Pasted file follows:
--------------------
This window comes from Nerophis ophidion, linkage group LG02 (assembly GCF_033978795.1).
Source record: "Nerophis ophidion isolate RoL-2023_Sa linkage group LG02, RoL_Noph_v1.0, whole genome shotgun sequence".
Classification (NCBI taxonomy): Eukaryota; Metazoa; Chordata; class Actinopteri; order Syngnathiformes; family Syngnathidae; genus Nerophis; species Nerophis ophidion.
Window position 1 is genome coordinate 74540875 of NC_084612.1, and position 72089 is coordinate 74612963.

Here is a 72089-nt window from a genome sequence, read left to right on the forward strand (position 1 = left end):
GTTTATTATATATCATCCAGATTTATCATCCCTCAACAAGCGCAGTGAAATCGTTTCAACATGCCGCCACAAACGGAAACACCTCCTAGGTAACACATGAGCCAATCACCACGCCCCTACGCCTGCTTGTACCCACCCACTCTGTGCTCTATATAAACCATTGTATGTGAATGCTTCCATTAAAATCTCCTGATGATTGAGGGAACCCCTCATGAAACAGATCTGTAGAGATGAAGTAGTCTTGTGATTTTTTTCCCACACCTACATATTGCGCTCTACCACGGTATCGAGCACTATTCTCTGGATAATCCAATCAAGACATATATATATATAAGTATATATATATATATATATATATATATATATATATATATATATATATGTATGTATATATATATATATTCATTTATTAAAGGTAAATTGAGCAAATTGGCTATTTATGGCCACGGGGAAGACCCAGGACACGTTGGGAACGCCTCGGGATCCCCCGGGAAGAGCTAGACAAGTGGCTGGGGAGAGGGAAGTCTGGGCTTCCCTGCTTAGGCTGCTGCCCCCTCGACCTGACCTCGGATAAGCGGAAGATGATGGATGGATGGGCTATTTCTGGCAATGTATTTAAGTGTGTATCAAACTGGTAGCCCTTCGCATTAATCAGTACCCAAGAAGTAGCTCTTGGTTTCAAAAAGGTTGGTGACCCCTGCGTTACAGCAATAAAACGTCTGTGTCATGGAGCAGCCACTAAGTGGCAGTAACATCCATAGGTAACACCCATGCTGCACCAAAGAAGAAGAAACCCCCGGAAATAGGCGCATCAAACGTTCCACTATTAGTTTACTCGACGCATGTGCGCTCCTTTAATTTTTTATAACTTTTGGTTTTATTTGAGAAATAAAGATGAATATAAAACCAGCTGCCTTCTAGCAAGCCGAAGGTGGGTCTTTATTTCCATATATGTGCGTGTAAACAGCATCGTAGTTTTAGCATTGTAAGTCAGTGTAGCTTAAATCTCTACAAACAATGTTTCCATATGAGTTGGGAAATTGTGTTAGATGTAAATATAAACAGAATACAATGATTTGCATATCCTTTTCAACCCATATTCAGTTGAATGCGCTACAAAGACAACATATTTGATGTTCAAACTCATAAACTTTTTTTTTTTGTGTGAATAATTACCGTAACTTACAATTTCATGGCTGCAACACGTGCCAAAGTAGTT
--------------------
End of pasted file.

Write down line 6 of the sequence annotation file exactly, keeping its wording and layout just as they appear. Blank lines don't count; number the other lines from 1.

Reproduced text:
GTTTATTATATATCATCCAGATTTATCATCCCTCAACAAGCGCAGTGAAATCGTTTCAACATGCCGCCACAAACGGAAACACCTCCTAGGTAACACATGAGCCAATCACCACGCCCCTACGCCTGCTTGTACCCACCCACTCTGTGCTCTATATAAACCATTGTATGTGAATGCTTCCATTAAAATCTCCTGATGATTGAGGGAACCCCTCATGAAACAGATCTGTAGAGATGAAGTAGTCTTGTGATTTTTTTCCCACACCTACATATTGCGCTCTACCACGGTATCGAGCACTATTCTCTGGATAATCCAATCAAGACATATATATATATAAGTATATATATATATATATATATATATATATATATATATATATATATATGTATGTATATATATATATATTCATTTATTAAAGGTAAATTGAGCAAATTGGCTATTTATGGCCACGGGGAAGACCCAGGACACGTTGGGAACGCCTCGGGATCCCCCGGGAAGAGCTAGACAAGTGGCTGGGGAGAGGGAAGTCTGGGCTTCCCTGCTTAGGCTGCTGCCCCCTCGACCTGACCTCGGATAAGCGGAAGATGATGGATGGATGGGCTATTTCTGGCAATGTATTTAAGTGTGTATCAAACTGGTAGCCCTTCGCATTAATCAGTACCCAAGAAGTAGCTCTTGGTTTCAAAAAGGTTGGTGACCCCTGCGTTACAGCAATAAAACGTCTGTGTCATGGAGCAGCCACTAAGTGGCAGTAACATCCATAGGTAACACCCATGCTGCACCAAAGAAGAAGAAACCCCCGGAAATAGGCGCATCAAACGTTCCACTATTAGTTTACTCGACGCATGTGCGCTCCTTTAATTTTTTATAACTTTTGGTTTTATTTGAGAAATAAAGATGAATATAAAACCAGCTGCCTTCTAGCAAGCCGAAGGTGGGTCTTTATTTCCATATATGTGCGTGTAAACAGCATCGTAGTTTTAGCATTGTAAGTCAGTGTAGCTTAAATCTCTACAAACAATGTTTCCATATGAGTTGGGAAATTGTGTTAGATGTAAATATAAACAGAATACAATGATTTGCATATCCTTTTCAACCCATATTCAGTTGAATGCGCTACAAAGACAACATATTTGATGTTCAAACTCATAAACTTTTTTTTTTTGTGTGAATAATTACCGTAACTTACAATTTCATGGCTGCAACACGTGCCAAAGTAGTT